In an effort to help the threatened tortoises, the research station assists the park service in breeding captive animals, hatching the eggs, rearing the young for several years, then freeing them on their respective islands. About 900 young tortoises have been released. I found Ana surrounded by pens full of baby tortoises. They ranged in size from silver dollars to small dinner plates. Of the smallest, 99 were fast asleep, but the 100th was trucking across the bodies of its sleeping peers, on some vital errand.

Scientists are unable to determine the sex of a newborn tortoise without killing it, Ana told me. They believe the temperature of the nest may be the factor that decides the sex, so some of the station´s eggs are put in incubators kept near 79°F—a temperature that should produce females. Other eggs are stored at about 92°F—and should be hot-blooded males. "After all," said Ana, as she carefully buried a fresh batch of Española Island eggs in plastic dishpans full of cushioning vermiculite, "if we raise tortoises that are all the same sex, it doesn´t go far toward solving the problem of their dwindling numbers." The incubators were plywood chests, like clothes closets, with hair dryers inside rigged to thermostats. In the wild, biologists believe, the depth of the nest and the position of the eggs within it provide the critical temperatures for determining sex.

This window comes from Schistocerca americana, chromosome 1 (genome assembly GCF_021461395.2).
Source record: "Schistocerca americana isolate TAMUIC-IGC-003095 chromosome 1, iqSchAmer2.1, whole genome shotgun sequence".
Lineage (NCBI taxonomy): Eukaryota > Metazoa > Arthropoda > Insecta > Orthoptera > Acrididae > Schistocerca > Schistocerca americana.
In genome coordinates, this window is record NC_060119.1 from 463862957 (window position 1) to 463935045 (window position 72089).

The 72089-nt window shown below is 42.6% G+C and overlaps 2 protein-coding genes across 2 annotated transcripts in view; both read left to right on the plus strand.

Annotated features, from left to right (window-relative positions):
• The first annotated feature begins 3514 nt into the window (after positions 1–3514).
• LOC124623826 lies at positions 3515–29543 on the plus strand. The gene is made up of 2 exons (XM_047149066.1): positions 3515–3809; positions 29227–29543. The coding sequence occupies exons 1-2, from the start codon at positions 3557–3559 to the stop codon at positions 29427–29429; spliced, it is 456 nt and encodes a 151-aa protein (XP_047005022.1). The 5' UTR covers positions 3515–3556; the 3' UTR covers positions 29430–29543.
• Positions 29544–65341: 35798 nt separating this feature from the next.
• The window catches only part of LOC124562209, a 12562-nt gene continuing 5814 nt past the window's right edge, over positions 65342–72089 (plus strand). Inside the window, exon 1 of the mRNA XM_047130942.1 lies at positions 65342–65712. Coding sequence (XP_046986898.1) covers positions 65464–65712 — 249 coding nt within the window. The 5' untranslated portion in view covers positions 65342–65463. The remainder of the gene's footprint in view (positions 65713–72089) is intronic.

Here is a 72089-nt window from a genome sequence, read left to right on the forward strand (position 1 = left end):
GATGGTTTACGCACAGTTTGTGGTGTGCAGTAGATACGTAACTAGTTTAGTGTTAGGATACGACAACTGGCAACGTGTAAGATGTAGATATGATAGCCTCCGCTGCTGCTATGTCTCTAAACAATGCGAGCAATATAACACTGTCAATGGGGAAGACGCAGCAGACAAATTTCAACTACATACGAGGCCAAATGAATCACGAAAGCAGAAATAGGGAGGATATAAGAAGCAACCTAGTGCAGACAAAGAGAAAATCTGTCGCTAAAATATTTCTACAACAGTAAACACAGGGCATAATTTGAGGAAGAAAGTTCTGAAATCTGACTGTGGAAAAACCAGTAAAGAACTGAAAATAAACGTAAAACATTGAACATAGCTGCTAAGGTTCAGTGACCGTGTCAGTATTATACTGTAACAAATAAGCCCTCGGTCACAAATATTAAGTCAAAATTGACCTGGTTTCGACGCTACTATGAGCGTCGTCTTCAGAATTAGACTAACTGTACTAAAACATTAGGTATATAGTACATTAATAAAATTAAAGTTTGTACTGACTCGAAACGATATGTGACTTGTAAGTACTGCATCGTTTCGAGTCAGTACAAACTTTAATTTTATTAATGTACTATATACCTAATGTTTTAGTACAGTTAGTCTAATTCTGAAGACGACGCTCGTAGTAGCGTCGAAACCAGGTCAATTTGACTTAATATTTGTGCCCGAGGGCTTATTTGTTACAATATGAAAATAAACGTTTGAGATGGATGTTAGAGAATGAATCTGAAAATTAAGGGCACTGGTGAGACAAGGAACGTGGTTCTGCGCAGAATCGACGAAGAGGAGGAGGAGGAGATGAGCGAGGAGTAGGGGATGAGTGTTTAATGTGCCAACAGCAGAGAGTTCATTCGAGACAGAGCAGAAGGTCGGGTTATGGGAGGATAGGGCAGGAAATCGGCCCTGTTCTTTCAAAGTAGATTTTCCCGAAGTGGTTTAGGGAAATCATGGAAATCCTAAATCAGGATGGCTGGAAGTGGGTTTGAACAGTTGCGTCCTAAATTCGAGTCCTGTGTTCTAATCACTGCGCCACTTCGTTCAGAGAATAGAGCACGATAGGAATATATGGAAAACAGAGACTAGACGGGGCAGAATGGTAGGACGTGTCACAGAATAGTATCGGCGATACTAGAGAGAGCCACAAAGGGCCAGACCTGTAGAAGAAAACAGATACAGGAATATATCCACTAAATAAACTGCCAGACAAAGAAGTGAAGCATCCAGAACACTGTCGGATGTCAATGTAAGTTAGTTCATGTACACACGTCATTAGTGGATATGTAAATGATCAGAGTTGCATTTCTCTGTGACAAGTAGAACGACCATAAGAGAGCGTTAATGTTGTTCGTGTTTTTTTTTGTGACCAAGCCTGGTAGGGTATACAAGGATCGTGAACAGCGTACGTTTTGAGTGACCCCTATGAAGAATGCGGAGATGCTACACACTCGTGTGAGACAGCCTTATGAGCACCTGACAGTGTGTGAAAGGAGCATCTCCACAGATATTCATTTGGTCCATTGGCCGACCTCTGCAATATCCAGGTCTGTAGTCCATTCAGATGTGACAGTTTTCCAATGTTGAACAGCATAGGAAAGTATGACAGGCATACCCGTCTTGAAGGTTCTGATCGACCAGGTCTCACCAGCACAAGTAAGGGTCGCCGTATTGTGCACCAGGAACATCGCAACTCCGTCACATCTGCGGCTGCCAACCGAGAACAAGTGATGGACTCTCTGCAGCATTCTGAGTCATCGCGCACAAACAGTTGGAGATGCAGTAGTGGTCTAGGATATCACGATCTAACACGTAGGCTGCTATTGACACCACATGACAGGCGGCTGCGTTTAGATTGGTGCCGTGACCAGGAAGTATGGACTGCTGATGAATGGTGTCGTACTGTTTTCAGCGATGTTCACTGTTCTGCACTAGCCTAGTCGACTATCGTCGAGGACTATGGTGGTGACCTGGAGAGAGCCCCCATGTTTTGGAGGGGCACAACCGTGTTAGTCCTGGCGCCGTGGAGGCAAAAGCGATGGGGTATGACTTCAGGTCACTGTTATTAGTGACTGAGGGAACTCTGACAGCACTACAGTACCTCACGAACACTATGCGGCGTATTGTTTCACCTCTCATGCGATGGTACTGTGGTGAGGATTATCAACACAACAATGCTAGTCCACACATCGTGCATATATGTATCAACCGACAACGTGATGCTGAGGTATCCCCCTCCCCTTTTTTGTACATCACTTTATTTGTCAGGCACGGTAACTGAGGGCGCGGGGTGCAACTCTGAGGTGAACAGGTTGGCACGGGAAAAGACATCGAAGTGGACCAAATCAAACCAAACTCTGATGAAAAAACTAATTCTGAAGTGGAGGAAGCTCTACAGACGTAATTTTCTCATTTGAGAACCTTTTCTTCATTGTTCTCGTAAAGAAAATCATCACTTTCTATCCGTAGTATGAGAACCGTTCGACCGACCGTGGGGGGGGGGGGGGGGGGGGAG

The first scientist to study the tortoises was Charles Darwin, the Galápagos´ most famous visitor. He arrived in 1835 as naturalist aboard H.M.S. Beagle. Neither Darwin nor the captain, Robert FitzRoy, was much impressed with his first view of the islands. "A shore fit for pandemonium," wrote FitzRoy. And Darwin noted: "Nothing could be less inviting than the first appearance. A broken field of black basaltic lava . . . crossed by great fissures, is everywhere covered by stunted sunburnt brushwood."

The Beagle spent five weeks in the Galápagos, busy weeks for Darwin. He was able to go ashore on only five of the islands, but from those five he collected specimens—and lingering impressions. A local official told him he could tell which island a giant tortoise came from just by looking at it. Also, Darwin noticed, many of the plants and animals were similar to those of the South American mainland, yet different. What´s more, they differed slightly from island to island. Certain finches, for instance, seemed to have beaks especially suited to the food available in their particular habitat. A finch with a long, slightly curved bill probed fleshy cactus pulp; one with a thick, powerful bill cracked open hard seeds and fed on them; another, with a bill like a sparrow´s, plucked ticks and mites from reptiles.